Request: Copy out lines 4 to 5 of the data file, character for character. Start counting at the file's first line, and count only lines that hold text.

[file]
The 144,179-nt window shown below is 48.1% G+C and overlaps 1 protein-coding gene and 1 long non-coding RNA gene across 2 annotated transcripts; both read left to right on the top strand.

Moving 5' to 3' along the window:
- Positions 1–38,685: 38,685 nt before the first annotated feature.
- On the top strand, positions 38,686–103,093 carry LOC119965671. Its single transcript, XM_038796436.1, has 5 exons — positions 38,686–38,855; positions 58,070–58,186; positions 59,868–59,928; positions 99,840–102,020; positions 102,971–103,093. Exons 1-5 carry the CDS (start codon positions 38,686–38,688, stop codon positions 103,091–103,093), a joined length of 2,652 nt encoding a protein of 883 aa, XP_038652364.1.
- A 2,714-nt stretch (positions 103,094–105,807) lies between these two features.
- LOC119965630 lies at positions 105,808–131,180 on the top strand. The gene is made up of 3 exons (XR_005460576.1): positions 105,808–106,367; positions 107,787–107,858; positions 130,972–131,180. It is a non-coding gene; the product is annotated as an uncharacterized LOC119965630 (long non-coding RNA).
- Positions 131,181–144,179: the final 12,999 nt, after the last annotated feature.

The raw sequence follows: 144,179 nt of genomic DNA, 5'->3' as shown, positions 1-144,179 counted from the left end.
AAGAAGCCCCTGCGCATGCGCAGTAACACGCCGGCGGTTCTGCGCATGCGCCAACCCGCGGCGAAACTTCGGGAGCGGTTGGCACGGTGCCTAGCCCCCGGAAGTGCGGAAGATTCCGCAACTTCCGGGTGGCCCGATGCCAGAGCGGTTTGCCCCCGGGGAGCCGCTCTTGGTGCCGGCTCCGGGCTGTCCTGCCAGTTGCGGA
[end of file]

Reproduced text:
- On the top strand, positions 38,686–103,093 carry LOC119965671. Its single transcript, XM_038796436.1, has 5 exons — positions 38,686–38,855; positions 58,070–58,186; positions 59,868–59,928; positions 99,840–102,020; positions 102,971–103,093. Exons 1-5 carry the CDS (start codon positions 38,686–38,688, stop codon positions 103,091–103,093), a joined length of 2,652 nt encoding a protein of 883 aa, XP_038652364.1.
- A 2,714-nt stretch (positions 103,094–105,807) lies between these two features.